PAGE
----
• BioCommons Australia – methods and tool deployment, compute access and training material facilitation.

Apart from deployment of Bioplatforms national laboratories and expertise, the National Initiatives will also seek alignment to other NCRIS infrastructure partners where opportunity exists to leverage data applications, methods and technology advancements, or where the infrastructure capability provides connectivity and enhances the thematic research ecosystem.


Bioinformatics in the National Initiatives will adhere to international standards for data generation, annotation and analysis.

Bioplatforms Australia’s role is to ensure the communities have access and are guided by domain expertise’s to achieve their research goals, while developing or using repeatable methods and tools to creating reusable data national assets.

It is anticipated that:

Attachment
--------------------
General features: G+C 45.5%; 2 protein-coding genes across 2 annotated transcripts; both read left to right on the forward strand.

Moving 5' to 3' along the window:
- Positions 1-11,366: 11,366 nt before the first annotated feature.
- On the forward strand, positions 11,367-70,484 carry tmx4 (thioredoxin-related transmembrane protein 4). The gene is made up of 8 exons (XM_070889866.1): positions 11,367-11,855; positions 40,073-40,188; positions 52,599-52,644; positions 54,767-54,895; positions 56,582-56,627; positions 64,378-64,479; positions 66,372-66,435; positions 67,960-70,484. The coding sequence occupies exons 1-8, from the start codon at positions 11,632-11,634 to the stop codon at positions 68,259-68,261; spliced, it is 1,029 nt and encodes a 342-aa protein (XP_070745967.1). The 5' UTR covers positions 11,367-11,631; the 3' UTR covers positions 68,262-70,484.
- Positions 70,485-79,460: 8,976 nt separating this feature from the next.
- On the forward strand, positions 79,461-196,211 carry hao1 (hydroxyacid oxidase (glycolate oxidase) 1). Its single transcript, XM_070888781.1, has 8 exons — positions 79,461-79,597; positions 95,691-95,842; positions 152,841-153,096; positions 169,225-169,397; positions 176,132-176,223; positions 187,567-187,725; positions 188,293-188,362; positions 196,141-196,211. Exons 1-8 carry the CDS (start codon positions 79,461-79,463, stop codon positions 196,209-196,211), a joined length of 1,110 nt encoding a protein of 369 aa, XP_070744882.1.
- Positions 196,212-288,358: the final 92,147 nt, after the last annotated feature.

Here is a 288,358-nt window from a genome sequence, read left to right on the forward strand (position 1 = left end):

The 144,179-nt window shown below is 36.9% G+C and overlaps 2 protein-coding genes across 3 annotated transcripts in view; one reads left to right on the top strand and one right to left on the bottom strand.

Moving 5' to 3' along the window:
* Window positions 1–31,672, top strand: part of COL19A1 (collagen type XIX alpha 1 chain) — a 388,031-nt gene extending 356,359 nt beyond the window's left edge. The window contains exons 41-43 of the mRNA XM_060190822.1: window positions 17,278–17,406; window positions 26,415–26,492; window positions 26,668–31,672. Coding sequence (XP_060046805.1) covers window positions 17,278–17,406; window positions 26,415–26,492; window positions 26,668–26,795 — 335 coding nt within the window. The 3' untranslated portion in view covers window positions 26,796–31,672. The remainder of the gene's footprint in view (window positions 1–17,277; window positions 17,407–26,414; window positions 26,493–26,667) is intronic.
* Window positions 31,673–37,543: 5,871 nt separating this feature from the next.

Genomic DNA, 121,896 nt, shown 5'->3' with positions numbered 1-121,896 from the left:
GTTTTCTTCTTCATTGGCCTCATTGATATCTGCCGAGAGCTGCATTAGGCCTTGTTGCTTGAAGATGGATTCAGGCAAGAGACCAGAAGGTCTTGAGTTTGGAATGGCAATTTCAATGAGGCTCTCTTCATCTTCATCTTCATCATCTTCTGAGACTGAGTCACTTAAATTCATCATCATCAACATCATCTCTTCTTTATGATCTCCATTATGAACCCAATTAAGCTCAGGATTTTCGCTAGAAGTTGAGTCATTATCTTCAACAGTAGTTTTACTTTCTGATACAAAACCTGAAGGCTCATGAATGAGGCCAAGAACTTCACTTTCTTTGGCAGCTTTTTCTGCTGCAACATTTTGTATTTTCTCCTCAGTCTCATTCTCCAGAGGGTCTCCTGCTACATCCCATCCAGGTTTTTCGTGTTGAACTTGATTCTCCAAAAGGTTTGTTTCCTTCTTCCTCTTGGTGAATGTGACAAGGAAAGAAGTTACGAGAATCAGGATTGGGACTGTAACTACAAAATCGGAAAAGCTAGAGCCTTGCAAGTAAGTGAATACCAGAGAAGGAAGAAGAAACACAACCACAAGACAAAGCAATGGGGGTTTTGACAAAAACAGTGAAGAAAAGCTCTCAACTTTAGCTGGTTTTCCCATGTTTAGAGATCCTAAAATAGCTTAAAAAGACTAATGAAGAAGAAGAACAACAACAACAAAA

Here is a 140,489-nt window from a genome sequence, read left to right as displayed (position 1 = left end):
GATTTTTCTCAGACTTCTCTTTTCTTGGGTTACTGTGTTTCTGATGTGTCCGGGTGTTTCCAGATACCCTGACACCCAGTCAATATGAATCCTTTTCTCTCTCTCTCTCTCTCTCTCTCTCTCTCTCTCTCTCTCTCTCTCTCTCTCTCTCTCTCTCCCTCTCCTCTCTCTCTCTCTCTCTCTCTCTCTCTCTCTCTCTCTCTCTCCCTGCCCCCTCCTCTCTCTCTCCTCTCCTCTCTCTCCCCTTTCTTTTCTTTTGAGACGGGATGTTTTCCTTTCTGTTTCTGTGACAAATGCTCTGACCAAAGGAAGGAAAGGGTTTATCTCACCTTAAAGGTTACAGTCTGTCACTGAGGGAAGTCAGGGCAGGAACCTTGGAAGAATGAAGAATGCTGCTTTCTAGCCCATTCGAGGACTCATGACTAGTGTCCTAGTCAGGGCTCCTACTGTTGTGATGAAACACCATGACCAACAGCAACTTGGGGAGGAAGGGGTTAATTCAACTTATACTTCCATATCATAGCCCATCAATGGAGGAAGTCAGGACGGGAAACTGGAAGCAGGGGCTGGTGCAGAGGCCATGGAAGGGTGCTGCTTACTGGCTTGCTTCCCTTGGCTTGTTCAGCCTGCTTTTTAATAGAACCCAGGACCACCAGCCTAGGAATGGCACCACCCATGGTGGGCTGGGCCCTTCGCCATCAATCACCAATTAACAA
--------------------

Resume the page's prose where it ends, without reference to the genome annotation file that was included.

• The bioinformatics requirements for the National Initiatives will be a mixed approach and primarily dependant on the community needs, data types and research questions.
  • The initiative will partner with domain-specific expertise to train, upskill and offer initiative-level support
  • Relevant tools and learnings will be accessible from collaborators (nationally and internationally), and will leverage existing research to enhance capacity across the Initiative communities.
  • The initiatives will seek co-investments for bioinformatics positions where there this is required, for example where the initiative is driven by underpinning common questions and analytics.
  • The computational requirements for storage space and cloud compute will be met through the support from consortium partner institutions, ARDC and Amazon Web Services – all coordinated through the Australian BioCommons.